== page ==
Four more Hanaud novels and several short stories followed, the last, The House in Lordship Lane, in 1946 and the only one set in England.

The first Hanaud book was a best-seller, as were several of his 20 novels, and as such often adapted into films, often more than once. A 1920 version of At the Villa Rose was a great success in British movie theaters that year, even as a play version of the novel simultaneously began a long run at the Strand.[6] A successful silent version of The Four Feathers followed the next year.

The first sound version was shot both in English and in French at Twickenham Studios in 1930, making it the first British bi-lingual production, released in America under the name The Mystery of the Villa Rose. This marked the film debut of Austin Trevor, an actor from Northern Ireland, in the role of Mr. Ricardo. Trevor would go on to be the first actor to create Hercule Poirot on the screen. Veteran British director Walter Summers directed At the Villa Rose, aka House of Mystery in 1940.

Mason's many subsequent novel adaptations appear to have been staples of the "quota quickies" churned out in the 1920s and 30s in Twickenham and other studios under the British requirements to shore up its local film industry against the enticements of Hollywood productions.

Best-Known Film Adaptations[edit]

Mason's historical novel, Fire Over England (1936) was set in Elizabethan times where a beleaguered Queen Elizabeth prepares for invasion by a tyrannical Spain in the throes of the Inquisition. A thinly-veiled metaphor for then-neutral Britain to prepare for the threat of Nazi invasion, and published while a fascist war in Spain actually was raging, the book was made into a film by Alexander Korda, England's leading film producer, who was helping Winston Churchill in his struggle to alert the then-neutral British people to the looming military threat of Fascism.[7] The lavish costume drama also made stars of Vivien Leigh and Lawrence Olivier in their first pairing as lovers onscreen, as they were off-screen.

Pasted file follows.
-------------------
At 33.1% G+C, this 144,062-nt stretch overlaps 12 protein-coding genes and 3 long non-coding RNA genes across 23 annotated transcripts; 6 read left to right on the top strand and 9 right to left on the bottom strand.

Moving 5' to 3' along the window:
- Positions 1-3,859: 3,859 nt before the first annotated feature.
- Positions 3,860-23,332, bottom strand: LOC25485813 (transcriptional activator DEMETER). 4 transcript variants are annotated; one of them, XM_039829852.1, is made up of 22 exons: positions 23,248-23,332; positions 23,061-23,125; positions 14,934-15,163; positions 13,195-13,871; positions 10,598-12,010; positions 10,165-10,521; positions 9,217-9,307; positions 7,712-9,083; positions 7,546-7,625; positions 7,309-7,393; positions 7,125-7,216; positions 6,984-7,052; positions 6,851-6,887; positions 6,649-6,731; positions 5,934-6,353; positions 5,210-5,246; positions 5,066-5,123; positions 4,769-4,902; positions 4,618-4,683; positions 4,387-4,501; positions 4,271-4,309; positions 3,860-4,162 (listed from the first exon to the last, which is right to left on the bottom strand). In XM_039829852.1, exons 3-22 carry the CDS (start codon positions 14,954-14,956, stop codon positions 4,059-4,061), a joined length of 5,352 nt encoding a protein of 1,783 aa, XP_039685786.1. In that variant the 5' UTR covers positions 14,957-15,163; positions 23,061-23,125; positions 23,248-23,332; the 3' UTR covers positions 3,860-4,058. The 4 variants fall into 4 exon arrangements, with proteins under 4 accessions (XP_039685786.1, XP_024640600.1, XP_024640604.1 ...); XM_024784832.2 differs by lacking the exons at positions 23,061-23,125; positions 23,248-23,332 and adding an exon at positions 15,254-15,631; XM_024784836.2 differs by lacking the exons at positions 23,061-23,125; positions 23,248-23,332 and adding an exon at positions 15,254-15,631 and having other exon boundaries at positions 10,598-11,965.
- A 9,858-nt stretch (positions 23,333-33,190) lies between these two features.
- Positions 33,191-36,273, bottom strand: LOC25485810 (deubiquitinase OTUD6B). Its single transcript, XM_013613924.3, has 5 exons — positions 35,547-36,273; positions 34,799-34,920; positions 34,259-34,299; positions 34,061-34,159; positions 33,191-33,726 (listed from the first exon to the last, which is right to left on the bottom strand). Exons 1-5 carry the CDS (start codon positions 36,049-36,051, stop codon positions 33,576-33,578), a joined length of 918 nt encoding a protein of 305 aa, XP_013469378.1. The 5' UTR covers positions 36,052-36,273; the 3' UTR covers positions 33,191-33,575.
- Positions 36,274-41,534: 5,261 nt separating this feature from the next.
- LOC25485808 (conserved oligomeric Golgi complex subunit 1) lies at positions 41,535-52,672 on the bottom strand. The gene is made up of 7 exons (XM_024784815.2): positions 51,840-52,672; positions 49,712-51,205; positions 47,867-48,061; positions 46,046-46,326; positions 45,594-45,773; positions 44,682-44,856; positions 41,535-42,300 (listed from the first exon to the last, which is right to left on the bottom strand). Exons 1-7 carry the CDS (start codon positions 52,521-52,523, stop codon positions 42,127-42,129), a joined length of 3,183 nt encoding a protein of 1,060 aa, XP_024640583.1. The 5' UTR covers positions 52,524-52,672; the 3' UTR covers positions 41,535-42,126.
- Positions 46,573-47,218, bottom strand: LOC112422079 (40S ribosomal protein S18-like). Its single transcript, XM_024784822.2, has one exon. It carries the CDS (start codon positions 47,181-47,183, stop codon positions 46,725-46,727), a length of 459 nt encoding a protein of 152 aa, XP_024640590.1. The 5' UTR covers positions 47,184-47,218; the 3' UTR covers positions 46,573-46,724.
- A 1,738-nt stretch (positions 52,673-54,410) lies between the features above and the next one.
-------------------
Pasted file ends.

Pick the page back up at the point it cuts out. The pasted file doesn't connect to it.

Korda also produced by far the best film of the many versions of The Four Feathers, (1939), directed by his brother, Zoltan Korda. Filmed on location in the desert of Sudan, starring Ralph Richardson and John Clements; its technicolor cinematography was nominated for an Oscar. Released before Britain's entry into World War Two, its pro-British theme also features valiant British fighting against hopeless odds, this time in their turn-of-the-century colonies.